Holidays and Feeding Disorders
Holiday season is very stressful. It is even more stressful for parents with children who have feeding disorders.
The holidays are a time to celebrate around food and socializing. It is also a time to get together with extended family. You may be dreading the comments from well intentioned family members about your child's eating habits. Your mother-in-law might comment on how skinny your child is. Your father might say "just make him sit there until he eats" not realizing that your child could be forced to sit there all day and they still wouldn't eat that food.
These fears around food and feeding your child can greatly impact how the holidays are for you.
What can you do this holiday season to make it less stress and more enjoyable for both you and your child?
Inform judgmental family members that 1 in 4 children have a feeding disorders. They are not being "picky" because they just don't want to eat, they truly do have a medical reason for being selective in the food items they eat. Maybe it's a sensory issue, or a GI issue, or an oral motor issue.
Pressure to eat is the enemy to mealtime joy. Sitting around a table eating Thanksgiving dinner is a time for laughing and catching up with family. Allow it to be just that for that one meal. You never know, with the pressure off, your kiddo might just trying something while you aren'y looking!
Let your child be part of the mealtime preparation. The more a child is exposed to a food item, even it is just smelling or touching it, the more likely they will be to actually try that food. You can't eat a food if it isn't offered to you. You can also do food activities such as using yogurt to paint with apple slices or building a forest scene with broccoli and carrots. If they feel like they can interact with food without feeling like they have to eat it, they will enjoy the food experience more.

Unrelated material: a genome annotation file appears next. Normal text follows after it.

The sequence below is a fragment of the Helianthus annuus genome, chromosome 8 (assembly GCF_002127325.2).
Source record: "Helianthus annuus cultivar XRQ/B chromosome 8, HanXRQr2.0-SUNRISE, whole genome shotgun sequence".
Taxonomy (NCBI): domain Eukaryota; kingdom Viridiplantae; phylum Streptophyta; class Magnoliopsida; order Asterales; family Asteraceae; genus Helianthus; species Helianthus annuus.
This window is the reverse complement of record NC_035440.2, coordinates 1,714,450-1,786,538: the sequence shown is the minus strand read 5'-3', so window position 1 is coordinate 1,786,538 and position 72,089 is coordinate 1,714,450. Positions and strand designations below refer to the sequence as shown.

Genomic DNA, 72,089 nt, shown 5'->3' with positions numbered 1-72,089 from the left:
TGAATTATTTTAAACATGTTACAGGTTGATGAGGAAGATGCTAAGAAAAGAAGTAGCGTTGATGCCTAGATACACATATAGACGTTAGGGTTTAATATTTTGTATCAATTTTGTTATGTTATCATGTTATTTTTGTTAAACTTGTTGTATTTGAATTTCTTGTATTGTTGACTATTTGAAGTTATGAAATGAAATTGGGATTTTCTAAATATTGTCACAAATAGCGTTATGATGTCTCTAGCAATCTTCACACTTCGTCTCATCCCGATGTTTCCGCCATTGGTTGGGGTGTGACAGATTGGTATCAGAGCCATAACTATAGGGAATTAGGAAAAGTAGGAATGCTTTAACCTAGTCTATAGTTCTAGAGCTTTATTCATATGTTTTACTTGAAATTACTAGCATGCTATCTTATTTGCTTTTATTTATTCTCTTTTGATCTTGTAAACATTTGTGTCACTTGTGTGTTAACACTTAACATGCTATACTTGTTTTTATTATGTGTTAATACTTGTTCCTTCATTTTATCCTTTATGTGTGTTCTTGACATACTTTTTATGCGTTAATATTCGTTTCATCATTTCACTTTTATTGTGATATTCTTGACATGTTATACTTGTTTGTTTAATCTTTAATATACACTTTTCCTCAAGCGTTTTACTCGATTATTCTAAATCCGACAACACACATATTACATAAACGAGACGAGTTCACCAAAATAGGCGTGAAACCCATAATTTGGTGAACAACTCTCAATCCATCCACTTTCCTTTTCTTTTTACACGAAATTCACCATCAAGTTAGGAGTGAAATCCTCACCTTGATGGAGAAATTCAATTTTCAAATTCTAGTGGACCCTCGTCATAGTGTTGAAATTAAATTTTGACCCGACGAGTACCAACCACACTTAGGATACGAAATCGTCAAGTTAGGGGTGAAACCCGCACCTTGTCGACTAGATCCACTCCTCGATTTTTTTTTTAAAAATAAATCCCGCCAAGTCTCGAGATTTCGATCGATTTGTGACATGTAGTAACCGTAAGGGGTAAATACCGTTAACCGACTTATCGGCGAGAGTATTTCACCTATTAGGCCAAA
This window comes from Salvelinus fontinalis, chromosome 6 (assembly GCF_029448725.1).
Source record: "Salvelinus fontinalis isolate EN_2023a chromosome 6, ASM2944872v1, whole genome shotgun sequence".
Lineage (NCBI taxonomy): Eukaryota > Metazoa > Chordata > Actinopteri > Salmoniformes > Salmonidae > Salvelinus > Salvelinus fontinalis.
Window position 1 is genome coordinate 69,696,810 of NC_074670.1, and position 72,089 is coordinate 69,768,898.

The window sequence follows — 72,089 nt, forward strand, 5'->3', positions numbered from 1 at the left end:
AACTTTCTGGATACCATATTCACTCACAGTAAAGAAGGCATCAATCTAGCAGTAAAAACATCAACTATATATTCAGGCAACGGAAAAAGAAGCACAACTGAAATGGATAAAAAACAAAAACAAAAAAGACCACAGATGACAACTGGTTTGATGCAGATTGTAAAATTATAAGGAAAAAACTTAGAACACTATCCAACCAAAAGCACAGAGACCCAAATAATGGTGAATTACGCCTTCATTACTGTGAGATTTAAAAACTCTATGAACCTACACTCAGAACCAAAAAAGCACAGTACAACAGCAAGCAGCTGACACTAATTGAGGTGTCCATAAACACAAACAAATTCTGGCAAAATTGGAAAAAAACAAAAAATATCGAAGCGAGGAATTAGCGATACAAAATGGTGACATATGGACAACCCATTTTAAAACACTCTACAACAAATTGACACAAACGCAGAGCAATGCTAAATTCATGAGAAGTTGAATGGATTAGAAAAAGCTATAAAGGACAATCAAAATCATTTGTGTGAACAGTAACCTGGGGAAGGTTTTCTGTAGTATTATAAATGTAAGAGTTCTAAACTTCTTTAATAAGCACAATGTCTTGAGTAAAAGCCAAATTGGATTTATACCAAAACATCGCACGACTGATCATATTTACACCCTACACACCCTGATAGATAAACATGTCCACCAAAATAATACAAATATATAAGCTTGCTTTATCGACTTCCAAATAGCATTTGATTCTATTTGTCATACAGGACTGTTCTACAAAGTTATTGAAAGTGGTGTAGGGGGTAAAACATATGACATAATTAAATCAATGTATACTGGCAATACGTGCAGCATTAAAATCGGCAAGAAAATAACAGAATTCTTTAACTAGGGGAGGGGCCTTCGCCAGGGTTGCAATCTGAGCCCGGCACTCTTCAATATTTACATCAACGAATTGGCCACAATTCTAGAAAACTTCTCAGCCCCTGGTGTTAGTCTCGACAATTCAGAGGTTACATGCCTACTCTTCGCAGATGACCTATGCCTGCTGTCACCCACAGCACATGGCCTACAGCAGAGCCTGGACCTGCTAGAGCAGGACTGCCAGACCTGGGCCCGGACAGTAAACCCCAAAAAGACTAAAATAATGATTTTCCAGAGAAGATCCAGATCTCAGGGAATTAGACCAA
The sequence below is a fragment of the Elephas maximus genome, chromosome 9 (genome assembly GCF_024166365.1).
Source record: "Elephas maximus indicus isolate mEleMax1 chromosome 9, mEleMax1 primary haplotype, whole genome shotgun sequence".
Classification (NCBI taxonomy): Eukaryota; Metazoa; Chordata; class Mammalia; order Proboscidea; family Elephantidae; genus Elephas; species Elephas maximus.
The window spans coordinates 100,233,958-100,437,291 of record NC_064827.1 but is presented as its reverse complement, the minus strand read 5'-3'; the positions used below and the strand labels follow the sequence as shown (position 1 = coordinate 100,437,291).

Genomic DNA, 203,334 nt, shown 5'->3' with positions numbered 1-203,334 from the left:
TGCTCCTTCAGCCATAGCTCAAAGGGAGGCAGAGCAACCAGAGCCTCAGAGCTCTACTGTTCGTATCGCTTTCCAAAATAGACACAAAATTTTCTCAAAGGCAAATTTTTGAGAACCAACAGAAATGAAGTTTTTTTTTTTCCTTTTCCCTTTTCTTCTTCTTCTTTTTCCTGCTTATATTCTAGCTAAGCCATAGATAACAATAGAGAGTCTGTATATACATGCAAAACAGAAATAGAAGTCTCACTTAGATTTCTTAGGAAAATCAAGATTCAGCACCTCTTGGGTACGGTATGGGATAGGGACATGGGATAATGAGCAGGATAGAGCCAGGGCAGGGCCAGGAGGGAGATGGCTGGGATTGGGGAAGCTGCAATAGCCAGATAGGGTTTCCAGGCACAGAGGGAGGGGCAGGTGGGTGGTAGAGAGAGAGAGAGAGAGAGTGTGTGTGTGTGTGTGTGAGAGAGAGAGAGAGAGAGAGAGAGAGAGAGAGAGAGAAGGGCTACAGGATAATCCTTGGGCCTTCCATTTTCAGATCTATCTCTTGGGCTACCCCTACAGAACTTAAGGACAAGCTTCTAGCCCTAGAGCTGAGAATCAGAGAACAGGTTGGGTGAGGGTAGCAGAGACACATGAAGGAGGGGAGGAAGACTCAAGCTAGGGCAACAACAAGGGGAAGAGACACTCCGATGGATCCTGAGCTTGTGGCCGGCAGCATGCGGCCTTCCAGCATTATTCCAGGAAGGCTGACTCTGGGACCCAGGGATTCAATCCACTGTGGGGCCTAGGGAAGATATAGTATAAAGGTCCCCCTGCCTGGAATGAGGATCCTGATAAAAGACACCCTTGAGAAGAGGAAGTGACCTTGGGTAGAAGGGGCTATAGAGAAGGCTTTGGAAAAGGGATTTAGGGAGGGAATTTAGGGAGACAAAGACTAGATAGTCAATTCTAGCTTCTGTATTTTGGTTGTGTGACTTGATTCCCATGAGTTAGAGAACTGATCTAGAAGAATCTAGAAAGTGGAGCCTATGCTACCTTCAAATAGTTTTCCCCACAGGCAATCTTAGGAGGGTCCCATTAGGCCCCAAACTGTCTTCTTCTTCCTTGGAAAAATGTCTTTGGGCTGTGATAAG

If your child has a hard time chewing food items, get creative with how you prepare that food item. For example, if they can't eat a piece of turkey right from the over, then throw it in a crockpot until it is soft enough for them to eat. If pie crust is too hard to chew, use graham cracker crust so they can still enjoy the pie without the concern that they won't be able to chew and swallow
If your child does not eat anything by mouth and they don't mind being around food, have them sit at the table with you. Just because they are not eating, does not mean that they can't participate in the social part of the meal.
You are a boss parent and you know what is best for your child. Do not let anyone tell you otherwise. It is not your fault that your child has a feeding disorder and so not let anyone tell you otherwise.
We hope some of these tips were helpful! Have a Happy Halloween and wonderful holiday season.
If you ever need feeding therapy services, you know where to find us!